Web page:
Thursday, September 20, 2007


So today, I tried something new. I know, me?

I created a new blog for my Advanced Placement Chemistry Lab students. I had one group volunteer to keep a video/pictorial record of their actions in lab. I even allowed them to repeat the demonstrations that I did at the beginning of the class. One member of the group kept a typed record of what they were photographing/videotaping and then that student is going to send it to me tomorrow. What my plans are, and I need a little help figuring this out, is to post this information in a blog so that we have a record of all the things that we do this year. I just am not sure how easy it is to post video to a blog. Is there another format that I could try? Are there teachers out there that have done things like this already?

I know that when the wireless network is running I can hav ehte students post directly as they are doing the experiment, but what are some possible work arounds right now?


Karl Fisch said...

Take a look in your post editor in Blogger. About a month ago or so they added an "upload video" button. I haven't tried it yet, but I'm hopeful that it's not blocked by the filter (previously I would've told you to post to YouTube or GoogleVideo and then embed the link, but - at the moment at least - that's not possible).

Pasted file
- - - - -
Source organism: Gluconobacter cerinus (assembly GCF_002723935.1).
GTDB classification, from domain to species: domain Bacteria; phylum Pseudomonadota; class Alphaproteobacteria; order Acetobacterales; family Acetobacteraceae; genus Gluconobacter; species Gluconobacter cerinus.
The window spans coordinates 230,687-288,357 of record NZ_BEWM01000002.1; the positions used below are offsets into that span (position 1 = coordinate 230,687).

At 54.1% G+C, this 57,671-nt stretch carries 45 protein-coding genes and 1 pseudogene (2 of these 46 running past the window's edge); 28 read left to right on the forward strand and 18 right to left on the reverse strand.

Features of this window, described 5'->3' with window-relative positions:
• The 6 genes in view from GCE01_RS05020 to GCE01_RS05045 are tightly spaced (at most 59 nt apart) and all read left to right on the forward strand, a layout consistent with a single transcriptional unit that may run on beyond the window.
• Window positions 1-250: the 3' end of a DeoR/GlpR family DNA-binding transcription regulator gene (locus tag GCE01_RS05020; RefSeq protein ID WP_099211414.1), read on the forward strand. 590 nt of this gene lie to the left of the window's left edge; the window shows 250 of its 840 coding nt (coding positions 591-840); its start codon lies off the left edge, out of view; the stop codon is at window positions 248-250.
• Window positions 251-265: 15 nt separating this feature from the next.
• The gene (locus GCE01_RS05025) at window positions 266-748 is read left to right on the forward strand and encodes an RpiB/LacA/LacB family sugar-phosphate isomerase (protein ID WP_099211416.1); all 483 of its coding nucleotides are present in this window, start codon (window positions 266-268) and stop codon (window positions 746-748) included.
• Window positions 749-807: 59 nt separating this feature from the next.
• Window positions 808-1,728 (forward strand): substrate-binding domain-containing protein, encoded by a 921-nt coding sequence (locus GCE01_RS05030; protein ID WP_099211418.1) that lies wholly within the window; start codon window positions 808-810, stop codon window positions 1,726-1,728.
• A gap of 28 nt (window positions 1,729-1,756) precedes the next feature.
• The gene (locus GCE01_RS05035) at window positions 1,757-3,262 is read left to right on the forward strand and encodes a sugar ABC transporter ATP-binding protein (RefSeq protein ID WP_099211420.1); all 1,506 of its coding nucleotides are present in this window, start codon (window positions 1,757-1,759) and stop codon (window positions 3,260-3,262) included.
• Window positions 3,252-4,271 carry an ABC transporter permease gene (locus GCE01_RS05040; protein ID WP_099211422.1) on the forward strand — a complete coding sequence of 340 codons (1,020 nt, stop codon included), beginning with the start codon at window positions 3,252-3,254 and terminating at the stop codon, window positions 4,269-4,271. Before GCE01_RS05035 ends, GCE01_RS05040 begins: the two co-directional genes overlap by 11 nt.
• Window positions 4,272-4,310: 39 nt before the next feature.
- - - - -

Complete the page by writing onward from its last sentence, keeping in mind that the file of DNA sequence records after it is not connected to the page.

Here's the details on the video Blogger will accept: We accept AVI, MPEG, QuickTime, Real, and Windows Media, 100 MB maximum size.

Hatak said...

Okay, so this gives me some idea of where to satart. How about the posting of the video? Should I do that or teach the studetns how to? Do I take some time from class? Or ask them to come in on thier own time?

lgaffney said...

What a great idea! I wonder if you could also use these in future classes; for example, instead of you doing a demonstration, your students could record theirs and this could be shown in latter years of teaching the same concept.
What a powerful message this would communicate about establishing a community of learners as opposed to the teacher always being the fountain of knowledge. Students may know those students appearing in the video and would imagine the possibility of future students seeing their video as they created their product.